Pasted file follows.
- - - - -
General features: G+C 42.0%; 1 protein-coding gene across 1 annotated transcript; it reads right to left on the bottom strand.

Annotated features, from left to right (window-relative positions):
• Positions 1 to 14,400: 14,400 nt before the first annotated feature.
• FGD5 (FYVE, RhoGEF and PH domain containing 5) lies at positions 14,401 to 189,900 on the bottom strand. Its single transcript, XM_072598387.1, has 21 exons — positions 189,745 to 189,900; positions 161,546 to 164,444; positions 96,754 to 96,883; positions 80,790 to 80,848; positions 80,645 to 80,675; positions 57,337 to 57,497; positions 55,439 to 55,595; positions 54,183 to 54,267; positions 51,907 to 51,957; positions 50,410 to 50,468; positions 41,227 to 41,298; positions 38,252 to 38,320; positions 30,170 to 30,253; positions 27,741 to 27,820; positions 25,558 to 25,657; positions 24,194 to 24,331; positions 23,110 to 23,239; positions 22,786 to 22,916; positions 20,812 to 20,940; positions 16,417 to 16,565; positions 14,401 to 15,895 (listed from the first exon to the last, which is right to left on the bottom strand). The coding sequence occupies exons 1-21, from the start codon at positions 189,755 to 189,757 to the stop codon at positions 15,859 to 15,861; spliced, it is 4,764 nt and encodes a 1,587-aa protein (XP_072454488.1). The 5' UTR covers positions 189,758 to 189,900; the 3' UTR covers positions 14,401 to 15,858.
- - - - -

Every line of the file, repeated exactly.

General features: G+C 42.0%; 1 protein-coding gene across 1 annotated transcript; it reads right to left on the bottom strand.

Annotated features, from left to right (window-relative positions):
• Positions 1 to 14,400: 14,400 nt before the first annotated feature.
• FGD5 (FYVE, RhoGEF and PH domain containing 5) lies at positions 14,401 to 189,900 on the bottom strand. Its single transcript, XM_072598387.1, has 21 exons — positions 189,745 to 189,900; positions 161,546 to 164,444; positions 96,754 to 96,883; positions 80,790 to 80,848; positions 80,645 to 80,675; positions 57,337 to 57,497; positions 55,439 to 55,595; positions 54,183 to 54,267; positions 51,907 to 51,957; positions 50,410 to 50,468; positions 41,227 to 41,298; positions 38,252 to 38,320; positions 30,170 to 30,253; positions 27,741 to 27,820; positions 25,558 to 25,657; positions 24,194 to 24,331; positions 23,110 to 23,239; positions 22,786 to 22,916; positions 20,812 to 20,940; positions 16,417 to 16,565; positions 14,401 to 15,895 (listed from the first exon to the last, which is right to left on the bottom strand). The coding sequence occupies exons 1-21, from the start codon at positions 189,755 to 189,757 to the stop codon at positions 15,859 to 15,861; spliced, it is 4,764 nt and encodes a 1,587-aa protein (XP_072454488.1). The 5' UTR covers positions 189,758 to 189,900; the 3' UTR covers positions 14,401 to 15,858.